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If you don’t count having your temperature taken, signing a health declaration or struggling to converse through a mask as part of your eating out modus operandi, prepare to be surprised when the smoke clears and restaurants reopen post-COVID-19. Though it may sound dramatic, these crazy times have taught us that nothing will ever be the way it once was. As provinces, including Ontario, reveal plans for the eventual reopening of schools, businesses, parks and more, it’s impossible not to wonder what our dining scene will look like post-pandemic.
Amid the uncertainty that the future holds, the fact that the restaurant industry will look very different in a few months is crystal clear. Toronto’s, and Canada’s, restaurant scene is taking a serious hit. According to a survey conducted by Restaurants Canada, a non-profit organization that represents the food industry, 1 in 10 Canadian restaurants have already permanently closed. One out of two independent restaurants surveyed admitted that they may not survive the next three months. More than 800,000 restaurant workers are currently unemployed due to shutdowns. Though many spots have turned their focus to takeout, even selling groceries, it seems that for some this new approach to business simply isn’t enough. Once spoiled for choice, our options for eating out will be drastically reduced in the coming months.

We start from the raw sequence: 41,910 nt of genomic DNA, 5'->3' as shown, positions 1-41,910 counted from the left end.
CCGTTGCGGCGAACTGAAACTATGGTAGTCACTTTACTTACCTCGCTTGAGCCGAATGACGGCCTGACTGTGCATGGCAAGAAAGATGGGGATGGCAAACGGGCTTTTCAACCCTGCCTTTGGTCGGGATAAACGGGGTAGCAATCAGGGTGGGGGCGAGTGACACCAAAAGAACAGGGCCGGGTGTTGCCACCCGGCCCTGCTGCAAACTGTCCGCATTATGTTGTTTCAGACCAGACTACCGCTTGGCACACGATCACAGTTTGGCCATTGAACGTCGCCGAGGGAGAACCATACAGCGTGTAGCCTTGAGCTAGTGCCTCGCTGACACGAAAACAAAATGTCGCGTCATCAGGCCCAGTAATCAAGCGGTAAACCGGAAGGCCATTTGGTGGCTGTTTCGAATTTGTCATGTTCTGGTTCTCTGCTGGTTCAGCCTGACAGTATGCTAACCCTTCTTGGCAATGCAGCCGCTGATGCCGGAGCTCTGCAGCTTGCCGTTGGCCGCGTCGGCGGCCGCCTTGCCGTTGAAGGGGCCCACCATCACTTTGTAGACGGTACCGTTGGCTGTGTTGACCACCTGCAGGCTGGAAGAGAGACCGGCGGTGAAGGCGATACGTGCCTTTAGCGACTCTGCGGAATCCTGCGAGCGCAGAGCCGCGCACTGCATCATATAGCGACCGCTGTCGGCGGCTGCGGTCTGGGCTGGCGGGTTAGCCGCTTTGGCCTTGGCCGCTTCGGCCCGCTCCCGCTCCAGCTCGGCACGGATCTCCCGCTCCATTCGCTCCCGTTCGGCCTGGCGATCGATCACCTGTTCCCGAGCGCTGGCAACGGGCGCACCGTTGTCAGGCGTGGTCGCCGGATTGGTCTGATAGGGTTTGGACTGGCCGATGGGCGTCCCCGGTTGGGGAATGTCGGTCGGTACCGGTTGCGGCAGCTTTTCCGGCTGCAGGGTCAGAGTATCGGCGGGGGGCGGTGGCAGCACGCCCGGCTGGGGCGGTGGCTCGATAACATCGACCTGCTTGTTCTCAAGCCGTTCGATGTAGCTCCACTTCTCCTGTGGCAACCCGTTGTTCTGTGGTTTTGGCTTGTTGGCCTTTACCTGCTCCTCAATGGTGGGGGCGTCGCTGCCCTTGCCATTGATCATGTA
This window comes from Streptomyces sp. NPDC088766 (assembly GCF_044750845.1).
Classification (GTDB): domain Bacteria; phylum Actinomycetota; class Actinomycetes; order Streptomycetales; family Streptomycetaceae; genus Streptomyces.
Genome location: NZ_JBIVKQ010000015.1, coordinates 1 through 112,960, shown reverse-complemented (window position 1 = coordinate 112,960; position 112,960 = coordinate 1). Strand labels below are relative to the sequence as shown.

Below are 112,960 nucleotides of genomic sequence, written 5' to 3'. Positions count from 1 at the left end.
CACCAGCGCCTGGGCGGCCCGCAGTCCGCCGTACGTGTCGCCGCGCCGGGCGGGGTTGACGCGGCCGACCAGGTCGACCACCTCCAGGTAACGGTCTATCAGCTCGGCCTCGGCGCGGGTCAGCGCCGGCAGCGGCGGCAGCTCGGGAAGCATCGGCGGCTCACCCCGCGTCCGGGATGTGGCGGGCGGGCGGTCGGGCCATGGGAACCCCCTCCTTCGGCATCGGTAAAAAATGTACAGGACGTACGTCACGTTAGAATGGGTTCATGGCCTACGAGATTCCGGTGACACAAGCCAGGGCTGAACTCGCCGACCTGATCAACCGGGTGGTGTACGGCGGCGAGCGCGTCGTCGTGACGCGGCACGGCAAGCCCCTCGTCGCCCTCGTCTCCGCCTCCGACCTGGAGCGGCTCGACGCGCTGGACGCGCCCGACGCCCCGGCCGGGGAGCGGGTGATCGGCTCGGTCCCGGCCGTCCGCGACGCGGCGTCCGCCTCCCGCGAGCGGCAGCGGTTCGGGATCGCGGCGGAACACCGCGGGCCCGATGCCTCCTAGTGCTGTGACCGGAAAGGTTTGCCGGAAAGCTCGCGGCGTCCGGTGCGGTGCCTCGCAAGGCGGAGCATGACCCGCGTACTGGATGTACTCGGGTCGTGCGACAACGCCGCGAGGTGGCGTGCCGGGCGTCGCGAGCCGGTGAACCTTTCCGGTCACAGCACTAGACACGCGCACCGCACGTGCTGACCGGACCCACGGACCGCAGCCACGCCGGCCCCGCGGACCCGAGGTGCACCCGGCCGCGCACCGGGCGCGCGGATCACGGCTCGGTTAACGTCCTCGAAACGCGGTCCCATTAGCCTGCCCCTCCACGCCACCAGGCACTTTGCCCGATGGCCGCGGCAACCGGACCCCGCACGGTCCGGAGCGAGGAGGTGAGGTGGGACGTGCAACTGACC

For restaurants that survive, business post-COVID-19 will present a series of unusual hurdles to overcome. “The challenge for the industry,” according to restaurateur Hanif Harji in an interview with Post City Magazine, “is being able to provide people an enjoyable experience without being overly invasive.” If places that have already lifted their lockdown, such as Hong Kong and Singapore, are any indication, restaurants open post-lockdown will need to follow certain social distancing measures to safely conduct business.
An explanation of some of the health and safety precautions being taken in Taipei.
These will include installing plexiglass barriers and signage to manage traffic flow. Restaurants will no longer be filled to capacity, instead running at 50% to allow additional space between diners. Groups will likely be limited to tables of four, at the most. Instead of the usual greeting at the hostess desk, customers will receive downloadable menus and a quick thermal scan to test for fever, a clear sign of infection. It may not feel elegant but disposable tableware may even take over in higher-end spots, to minimize contact and reduce the risk of spreading infection. Touchless payment systems will become the norm. Incredibly, as already seen abroad, some restaurants may even require diners to sign a form confirming their health and their eligibility to dine out. If gloves and masks seem ubiquitous now, they’ll soon be so commonplace that customers will balk at the thought of being served without them. Restaurants will likely see cleaning bills skyrocket as the practice becomes not only necessary but potentially a matter of life and death.
Premier Doug Ford and the Ontario government are currently watching for several criteria to fall into place before they allow any nonessential business to reopen. It will be a slow, hopefully safe endeavour informed by what we’ve learned from countries that have already lifted restrictions. Will we run wild, when freedom calls? Will we hop from place to place, surrounded by friends and family, eating and drinking the dishes and cocktails we’ve dreamt of for months? We won’t. Our first forays out of quarantine will be restrained, tinged with an unnerving sense that we may still be vulnerable. Still, for those who can stomach the new conditions, we urge you to suit up, mask, gloves and all, meet up with your nearest and dearest and raise a glass to how far we’ve come. The new normal may feel bizarre but, if it helps stop a deadly pandemic as it supports local restaurants that have been through so much, it’s a worthwhile place to be.